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The Beauty of Space Photography: Why and How We Photograph the Void

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Astrophotography, especially the type taken by $10 billion telescopes floating around in outer space, is both fascinating and beautiful. The photos offer so much, both from an artistic and scientific standpoint. Awe-inspiring glimpses into the great void are now widely available, making these unbelievably distant galaxies seem almost touchable.

In the video above, PBS got together Astrophysicist Dr. Emily Rice, Hubble Image Processor Zolt Levay and Astronomer David W. Hogg to discuss the beauty and importance of space photography — explaining a little bit of the why and how behind our photographic search of the universe.


The video covers three separate angles: Rice discusses the abstract artistic worth of outer space imagery, Levay explains a little bit about how Hubble works, and Hogg speaks to one of the main reasons behind space photography: finding life on other planets.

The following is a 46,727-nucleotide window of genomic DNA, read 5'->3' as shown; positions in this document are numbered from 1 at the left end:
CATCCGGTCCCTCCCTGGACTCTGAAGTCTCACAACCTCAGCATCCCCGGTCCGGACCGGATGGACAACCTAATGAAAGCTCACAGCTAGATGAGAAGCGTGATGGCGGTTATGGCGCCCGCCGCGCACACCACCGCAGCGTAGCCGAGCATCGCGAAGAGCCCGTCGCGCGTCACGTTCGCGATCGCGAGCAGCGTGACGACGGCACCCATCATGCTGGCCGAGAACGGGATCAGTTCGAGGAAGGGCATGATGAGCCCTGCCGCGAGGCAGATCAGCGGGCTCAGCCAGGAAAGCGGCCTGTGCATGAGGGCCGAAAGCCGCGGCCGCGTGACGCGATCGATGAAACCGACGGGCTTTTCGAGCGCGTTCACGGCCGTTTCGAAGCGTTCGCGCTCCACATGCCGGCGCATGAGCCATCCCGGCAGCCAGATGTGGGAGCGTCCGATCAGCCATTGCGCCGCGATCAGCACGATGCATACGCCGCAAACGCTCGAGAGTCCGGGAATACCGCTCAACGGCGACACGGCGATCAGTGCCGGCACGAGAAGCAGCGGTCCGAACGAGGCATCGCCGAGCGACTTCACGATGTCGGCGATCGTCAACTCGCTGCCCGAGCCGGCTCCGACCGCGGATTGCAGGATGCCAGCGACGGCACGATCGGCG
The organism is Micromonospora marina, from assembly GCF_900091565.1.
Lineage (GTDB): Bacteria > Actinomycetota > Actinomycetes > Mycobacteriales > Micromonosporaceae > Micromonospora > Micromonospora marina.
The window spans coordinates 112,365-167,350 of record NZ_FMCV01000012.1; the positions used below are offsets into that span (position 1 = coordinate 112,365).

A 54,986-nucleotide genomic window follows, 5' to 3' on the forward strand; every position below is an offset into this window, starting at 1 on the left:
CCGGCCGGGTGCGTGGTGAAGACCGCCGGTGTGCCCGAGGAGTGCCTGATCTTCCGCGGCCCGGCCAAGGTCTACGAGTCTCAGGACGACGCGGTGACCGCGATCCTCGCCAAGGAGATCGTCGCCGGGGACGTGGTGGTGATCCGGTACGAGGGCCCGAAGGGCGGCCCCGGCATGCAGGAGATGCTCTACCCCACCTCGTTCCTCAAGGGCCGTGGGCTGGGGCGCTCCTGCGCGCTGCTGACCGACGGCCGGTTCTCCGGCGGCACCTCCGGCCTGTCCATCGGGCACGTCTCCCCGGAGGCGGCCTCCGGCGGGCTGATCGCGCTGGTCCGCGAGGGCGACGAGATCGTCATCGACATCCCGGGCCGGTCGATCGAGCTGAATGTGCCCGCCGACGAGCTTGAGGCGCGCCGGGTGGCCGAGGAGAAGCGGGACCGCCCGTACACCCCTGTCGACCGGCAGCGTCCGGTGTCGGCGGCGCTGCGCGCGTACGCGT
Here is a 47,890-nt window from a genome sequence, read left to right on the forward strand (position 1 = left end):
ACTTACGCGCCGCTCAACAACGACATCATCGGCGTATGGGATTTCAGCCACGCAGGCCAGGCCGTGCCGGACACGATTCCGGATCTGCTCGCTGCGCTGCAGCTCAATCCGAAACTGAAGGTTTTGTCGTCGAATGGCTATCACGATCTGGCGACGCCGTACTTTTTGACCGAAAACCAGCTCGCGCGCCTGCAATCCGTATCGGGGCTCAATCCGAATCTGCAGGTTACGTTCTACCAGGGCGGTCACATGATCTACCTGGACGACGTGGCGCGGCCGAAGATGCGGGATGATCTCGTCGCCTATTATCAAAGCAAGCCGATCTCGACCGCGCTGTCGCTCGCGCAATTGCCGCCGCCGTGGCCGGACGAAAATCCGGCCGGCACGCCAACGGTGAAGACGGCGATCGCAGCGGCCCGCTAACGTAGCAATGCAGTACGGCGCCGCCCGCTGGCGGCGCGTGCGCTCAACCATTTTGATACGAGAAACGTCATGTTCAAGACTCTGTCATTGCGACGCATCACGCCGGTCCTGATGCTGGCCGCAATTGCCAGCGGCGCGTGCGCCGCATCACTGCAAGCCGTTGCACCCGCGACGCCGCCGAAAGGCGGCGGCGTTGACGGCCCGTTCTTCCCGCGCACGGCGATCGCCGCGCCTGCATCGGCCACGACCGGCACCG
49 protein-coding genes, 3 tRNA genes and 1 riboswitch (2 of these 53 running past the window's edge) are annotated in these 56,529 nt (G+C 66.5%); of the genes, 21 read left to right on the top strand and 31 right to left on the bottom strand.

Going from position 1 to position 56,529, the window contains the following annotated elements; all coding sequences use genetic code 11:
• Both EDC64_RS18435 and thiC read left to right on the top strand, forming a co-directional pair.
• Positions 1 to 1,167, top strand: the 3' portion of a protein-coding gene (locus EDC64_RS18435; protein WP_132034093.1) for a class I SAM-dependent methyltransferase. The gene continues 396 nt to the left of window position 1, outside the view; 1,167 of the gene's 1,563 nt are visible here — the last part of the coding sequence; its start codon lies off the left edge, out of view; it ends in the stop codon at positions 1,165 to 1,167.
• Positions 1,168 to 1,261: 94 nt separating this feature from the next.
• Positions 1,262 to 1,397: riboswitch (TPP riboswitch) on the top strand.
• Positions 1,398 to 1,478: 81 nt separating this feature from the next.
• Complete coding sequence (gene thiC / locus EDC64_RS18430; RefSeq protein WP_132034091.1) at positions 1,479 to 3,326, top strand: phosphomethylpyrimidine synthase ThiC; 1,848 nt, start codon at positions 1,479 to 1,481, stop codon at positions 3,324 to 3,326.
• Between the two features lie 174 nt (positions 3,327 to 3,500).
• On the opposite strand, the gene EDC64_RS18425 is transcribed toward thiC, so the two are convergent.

The part about the Hubble Space Telescope is particularly interesting. Levay explains how multiple images taken with different filters are sent down and colorized in post based on data such as temperature. The resulting images may not be exactly what the human eye would see looking at those galaxies, but they’re extremely close and highly useful from a scientific standpoint.


We won’t go into any more detail here about the opinions shared in the video, but it’s fascinating and certainly worth a look. If you’re at all interested in astrophotography and want to get a better idea about why and how exactly we capture the images we do, click play at the top or check out more of Hubble’s spectacular imagery here.

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